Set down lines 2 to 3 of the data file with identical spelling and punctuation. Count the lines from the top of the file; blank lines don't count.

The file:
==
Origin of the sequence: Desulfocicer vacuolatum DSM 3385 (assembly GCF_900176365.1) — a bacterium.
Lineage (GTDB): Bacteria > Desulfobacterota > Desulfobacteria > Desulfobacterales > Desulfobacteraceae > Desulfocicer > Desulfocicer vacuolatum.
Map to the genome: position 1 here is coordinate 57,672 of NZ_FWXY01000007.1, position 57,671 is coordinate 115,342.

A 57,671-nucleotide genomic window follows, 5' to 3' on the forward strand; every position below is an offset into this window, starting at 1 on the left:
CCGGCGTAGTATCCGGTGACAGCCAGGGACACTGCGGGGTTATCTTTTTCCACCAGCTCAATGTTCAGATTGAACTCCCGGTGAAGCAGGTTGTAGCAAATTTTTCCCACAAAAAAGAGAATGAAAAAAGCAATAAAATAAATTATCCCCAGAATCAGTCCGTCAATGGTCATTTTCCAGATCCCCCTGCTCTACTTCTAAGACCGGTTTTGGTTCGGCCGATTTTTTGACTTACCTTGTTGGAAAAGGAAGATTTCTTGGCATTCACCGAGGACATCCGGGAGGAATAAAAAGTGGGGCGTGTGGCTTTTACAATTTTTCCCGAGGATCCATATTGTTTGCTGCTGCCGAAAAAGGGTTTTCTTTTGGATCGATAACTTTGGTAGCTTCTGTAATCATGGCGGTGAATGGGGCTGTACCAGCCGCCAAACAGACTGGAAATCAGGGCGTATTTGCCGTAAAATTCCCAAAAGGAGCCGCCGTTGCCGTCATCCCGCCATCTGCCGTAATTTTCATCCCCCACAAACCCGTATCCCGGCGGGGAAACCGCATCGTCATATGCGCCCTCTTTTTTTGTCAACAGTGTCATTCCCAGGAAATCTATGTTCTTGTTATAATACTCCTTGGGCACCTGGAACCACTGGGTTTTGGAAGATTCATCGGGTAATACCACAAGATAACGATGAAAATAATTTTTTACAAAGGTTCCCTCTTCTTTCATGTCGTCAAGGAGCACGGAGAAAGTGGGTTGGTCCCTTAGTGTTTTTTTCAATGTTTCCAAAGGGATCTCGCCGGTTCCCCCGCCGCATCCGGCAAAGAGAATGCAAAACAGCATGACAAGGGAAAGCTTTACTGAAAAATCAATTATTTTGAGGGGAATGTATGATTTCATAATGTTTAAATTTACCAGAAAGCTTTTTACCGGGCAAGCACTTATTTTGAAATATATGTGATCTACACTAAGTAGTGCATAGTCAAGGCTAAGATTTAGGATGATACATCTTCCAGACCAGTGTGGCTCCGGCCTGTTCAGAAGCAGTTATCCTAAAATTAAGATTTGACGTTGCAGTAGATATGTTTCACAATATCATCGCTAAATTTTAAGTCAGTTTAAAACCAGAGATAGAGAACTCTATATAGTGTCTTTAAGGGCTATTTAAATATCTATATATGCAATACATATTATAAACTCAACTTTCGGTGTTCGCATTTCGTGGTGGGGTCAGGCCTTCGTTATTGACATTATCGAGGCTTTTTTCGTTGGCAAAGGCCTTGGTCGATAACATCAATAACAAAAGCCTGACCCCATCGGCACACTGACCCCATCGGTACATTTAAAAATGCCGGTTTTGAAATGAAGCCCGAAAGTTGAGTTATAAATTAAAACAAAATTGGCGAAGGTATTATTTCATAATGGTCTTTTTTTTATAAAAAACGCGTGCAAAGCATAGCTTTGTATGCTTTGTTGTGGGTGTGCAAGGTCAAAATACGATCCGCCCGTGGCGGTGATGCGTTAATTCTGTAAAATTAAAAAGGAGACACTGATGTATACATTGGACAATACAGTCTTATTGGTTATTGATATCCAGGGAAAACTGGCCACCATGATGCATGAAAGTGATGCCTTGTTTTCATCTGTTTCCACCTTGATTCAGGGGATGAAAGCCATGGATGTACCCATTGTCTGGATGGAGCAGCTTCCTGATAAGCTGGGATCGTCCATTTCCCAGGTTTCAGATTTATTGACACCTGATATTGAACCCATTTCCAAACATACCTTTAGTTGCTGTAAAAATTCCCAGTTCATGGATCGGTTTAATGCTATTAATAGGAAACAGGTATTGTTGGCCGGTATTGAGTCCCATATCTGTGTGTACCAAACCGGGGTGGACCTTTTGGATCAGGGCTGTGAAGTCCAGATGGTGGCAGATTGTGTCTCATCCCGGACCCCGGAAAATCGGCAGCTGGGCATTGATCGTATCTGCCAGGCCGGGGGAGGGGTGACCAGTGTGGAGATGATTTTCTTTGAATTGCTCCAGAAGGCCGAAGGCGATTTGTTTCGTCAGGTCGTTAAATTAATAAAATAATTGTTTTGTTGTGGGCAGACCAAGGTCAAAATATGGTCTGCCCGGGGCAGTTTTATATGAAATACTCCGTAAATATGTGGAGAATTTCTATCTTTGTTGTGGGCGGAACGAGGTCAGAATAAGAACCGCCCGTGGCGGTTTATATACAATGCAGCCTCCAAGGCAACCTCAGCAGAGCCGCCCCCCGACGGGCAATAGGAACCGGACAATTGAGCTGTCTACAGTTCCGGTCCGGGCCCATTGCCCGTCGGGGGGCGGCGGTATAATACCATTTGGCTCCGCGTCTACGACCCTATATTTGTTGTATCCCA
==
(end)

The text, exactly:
Lineage (GTDB): Bacteria > Desulfobacterota > Desulfobacteria > Desulfobacterales > Desulfobacteraceae > Desulfocicer > Desulfocicer vacuolatum.
Map to the genome: position 1 here is coordinate 57,672 of NZ_FWXY01000007.1, position 57,671 is coordinate 115,342.